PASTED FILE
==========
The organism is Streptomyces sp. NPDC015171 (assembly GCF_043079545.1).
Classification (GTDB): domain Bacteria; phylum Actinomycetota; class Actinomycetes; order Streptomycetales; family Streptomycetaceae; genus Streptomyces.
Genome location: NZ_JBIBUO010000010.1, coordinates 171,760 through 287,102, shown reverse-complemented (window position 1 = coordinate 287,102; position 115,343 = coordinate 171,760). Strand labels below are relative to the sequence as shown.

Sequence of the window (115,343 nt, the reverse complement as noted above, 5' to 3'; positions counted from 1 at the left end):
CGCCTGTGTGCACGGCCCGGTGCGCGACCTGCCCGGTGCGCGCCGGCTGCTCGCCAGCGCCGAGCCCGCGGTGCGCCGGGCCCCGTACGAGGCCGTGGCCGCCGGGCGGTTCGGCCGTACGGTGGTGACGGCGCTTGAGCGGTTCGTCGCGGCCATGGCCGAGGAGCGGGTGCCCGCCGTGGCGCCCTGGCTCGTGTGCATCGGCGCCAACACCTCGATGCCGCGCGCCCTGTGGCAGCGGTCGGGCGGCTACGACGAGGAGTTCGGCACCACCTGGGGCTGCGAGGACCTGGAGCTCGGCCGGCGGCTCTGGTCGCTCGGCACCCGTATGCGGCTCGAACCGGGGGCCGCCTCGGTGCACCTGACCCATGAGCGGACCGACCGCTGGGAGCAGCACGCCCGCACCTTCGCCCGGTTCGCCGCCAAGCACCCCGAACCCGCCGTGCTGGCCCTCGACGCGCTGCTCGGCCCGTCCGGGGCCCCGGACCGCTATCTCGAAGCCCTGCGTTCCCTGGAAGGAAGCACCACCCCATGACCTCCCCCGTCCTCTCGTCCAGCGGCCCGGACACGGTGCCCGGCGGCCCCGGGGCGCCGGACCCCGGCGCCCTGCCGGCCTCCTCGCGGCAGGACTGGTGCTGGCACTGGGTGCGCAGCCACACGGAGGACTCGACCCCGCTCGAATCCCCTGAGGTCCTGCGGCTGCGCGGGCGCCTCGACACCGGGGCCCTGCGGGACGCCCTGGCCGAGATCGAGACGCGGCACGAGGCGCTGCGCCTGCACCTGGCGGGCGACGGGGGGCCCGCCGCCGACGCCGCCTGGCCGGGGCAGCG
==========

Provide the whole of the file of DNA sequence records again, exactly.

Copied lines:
The organism is Streptomyces sp. NPDC015171 (assembly GCF_043079545.1).
Classification (GTDB): domain Bacteria; phylum Actinomycetota; class Actinomycetes; order Streptomycetales; family Streptomycetaceae; genus Streptomyces.
Genome location: NZ_JBIBUO010000010.1, coordinates 171,760 through 287,102, shown reverse-complemented (window position 1 = coordinate 287,102; position 115,343 = coordinate 171,760). Strand labels below are relative to the sequence as shown.

Sequence of the window (115,343 nt, the reverse complement as noted above, 5' to 3'; positions counted from 1 at the left end):
CGCCTGTGTGCACGGCCCGGTGCGCGACCTGCCCGGTGCGCGCCGGCTGCTCGCCAGCGCCGAGCCCGCGGTGCGCCGGGCCCCGTACGAGGCCGTGGCCGCCGGGCGGTTCGGCCGTACGGTGGTGACGGCGCTTGAGCGGTTCGTCGCGGCCATGGCCGAGGAGCGGGTGCCCGCCGTGGCGCCCTGGCTCGTGTGCATCGGCGCCAACACCTCGATGCCGCGCGCCCTGTGGCAGCGGTCGGGCGGCTACGACGAGGAGTTCGGCACCACCTGGGGCTGCGAGGACCTGGAGCTCGGCCGGCGGCTCTGGTCGCTCGGCACCCGTATGCGGCTCGAACCGGGGGCCGCCTCGGTGCACCTGACCCATGAGCGGACCGACCGCTGGGAGCAGCACGCCCGCACCTTCGCCCGGTTCGCCGCCAAGCACCCCGAACCCGCCGTGCTGGCCCTCGACGCGCTGCTCGGCCCGTCCGGGGCCCCGGACCGCTATCTCGAAGCCCTGCGTTCCCTGGAAGGAAGCACCACCCCATGACCTCCCCCGTCCTCTCGTCCAGCGGCCCGGACACGGTGCCCGGCGGCCCCGGGGCGCCGGACCCCGGCGCCCTGCCGGCCTCCTCGCGGCAGGACTGGTGCTGGCACTGGGTGCGCAGCCACACGGAGGACTCGACCCCGCTCGAATCCCCTGAGGTCCTGCGGCTGCGCGGGCGCCTCGACACCGGGGCCCTGCGGGACGCCCTGGCCGAGATCGAGACGCGGCACGAGGCGCTGCGCCTGCACCTGGCGGGCGACGGGGGGCCCGCCGCCGACGCCGCCTGGCCGGGGCAGCG